The Popular and Critical Bible Encyclopaedia and Scriptural Dictionary; Fully Defining and Explaining All Religious Terms, Including Biographical, Geographical, Historical, Archaeological and Doctrinal Themes

The Popular and Critical Bible Encyclopaedia and Scriptural Dictionary; Fully Defining and Explaining All Religious Terms, Including Biographical, Geographical, Historical, Archaeological and Doctrinal Themes

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This historic book may have numerous typos and missing text. Purchasers can usually download a free scanned copy of the original book (without typos) from the publisher. Not indexed. Not illustrated. 1920 edition. Excerpt: ...Egypt; also Hadjeens, Ashaary, Maherry, Reches, Badees at Herat, Rawakel and Racambel in India, all names more or less implying swiftness, the same as Spofuds, swift. 3. Uses. All camels, from their very birth, are taught to bend their limbs and lie down to receive a load or a rider. They are often placed circularly in a recumbent posture, and together with their loads form a sufficient rampart of defense against robbers on horseback. The milk of she-camels is still considered a very nutritive cooling drink, and when turned it becomes intoxicating. Their dung supplies fuel in the desert, and in sandy regions where wood is scarce; and occasionally it is a kind of resource for horses when other food is wanting in the wilderness. Their flesh, particularly the hunch, is in request among the Arabs, but was forbidden to the Hebrews, more perhaps from motives of economy and to keep the people from again becoming wanderers than from any real uncleanness. Camels were early a source of riches to the patriarchs, and from that period became an increasing object of rural importance to the several tribes of Israel, who inhabited the grazing and border districts, but still they never equaled the numbers possessed by the Arabs of the desert. In what manner the Hebrews derived the valuable remunerations obtainable from them does not directly appear, but it may be surmised that by means of their camels they were in possession of the whole trade that passed by land from Asia Minor and Syria to the Red Sea and Egypt, and from the Red Sea and Arabia toward the north, and to the Phoenician seaports. It is likely the word achashtcranim (Esth. viii: 10), rendered 'young dromedaries' (though Bochart regards it as meaning mules), implies the swift postage or...show more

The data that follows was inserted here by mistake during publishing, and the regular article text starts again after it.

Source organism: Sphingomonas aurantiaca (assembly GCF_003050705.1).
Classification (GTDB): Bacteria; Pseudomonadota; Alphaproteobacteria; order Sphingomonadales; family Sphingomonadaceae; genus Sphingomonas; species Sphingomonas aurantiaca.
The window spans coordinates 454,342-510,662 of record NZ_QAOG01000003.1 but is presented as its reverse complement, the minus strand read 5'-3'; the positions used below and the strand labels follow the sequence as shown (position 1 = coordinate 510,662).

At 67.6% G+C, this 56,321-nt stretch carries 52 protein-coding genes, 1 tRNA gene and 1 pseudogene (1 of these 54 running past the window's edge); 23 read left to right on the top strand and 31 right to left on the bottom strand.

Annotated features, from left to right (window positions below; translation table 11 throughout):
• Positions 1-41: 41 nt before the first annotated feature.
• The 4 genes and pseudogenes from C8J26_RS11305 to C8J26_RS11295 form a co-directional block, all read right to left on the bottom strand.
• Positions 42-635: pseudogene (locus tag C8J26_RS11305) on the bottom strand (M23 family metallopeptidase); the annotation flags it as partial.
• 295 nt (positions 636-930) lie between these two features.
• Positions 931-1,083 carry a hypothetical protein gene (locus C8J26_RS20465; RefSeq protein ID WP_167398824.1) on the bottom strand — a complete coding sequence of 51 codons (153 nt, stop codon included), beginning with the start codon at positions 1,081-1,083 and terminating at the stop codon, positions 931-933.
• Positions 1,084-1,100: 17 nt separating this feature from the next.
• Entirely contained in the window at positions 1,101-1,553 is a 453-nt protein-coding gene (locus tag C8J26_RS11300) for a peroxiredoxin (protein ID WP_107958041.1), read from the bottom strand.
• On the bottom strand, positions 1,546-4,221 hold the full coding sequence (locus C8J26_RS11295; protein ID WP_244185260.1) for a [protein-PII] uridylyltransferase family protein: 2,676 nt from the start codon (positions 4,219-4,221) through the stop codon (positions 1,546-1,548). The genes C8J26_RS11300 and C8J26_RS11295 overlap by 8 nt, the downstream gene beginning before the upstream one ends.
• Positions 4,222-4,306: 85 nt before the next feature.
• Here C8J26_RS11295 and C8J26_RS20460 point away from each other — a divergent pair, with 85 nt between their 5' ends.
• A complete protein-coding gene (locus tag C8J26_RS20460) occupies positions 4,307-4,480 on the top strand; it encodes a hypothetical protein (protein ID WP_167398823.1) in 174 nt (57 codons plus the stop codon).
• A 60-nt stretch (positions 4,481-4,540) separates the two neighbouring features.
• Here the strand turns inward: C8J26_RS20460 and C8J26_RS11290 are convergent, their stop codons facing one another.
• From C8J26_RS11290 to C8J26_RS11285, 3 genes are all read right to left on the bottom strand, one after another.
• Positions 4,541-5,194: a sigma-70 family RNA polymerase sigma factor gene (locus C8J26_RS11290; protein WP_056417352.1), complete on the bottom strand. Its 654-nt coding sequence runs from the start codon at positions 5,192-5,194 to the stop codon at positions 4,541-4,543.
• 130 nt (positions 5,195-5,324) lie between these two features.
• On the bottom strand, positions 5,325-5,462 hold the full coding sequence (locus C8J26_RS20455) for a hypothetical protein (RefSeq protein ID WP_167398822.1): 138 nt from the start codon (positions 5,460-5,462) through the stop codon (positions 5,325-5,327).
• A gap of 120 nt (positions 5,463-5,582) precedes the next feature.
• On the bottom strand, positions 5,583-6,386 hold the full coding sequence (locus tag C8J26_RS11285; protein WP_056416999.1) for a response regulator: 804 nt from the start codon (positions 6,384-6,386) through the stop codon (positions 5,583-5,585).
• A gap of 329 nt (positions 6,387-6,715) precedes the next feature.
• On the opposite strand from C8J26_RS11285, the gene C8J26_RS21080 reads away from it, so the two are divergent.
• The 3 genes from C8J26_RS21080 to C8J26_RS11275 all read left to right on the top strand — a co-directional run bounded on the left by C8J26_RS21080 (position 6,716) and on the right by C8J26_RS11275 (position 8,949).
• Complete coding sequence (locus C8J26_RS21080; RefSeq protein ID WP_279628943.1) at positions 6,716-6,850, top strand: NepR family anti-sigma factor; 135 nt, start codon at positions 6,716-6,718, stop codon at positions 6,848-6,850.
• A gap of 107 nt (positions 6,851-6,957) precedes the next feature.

Product details

  • Paperback | 680 pages
  • 189 x 246 x 35mm | 1,193g
  • Rarebooksclub.com
  • United States
  • English
  • black & white illustrations
  • 1236884558
  • 9781236884558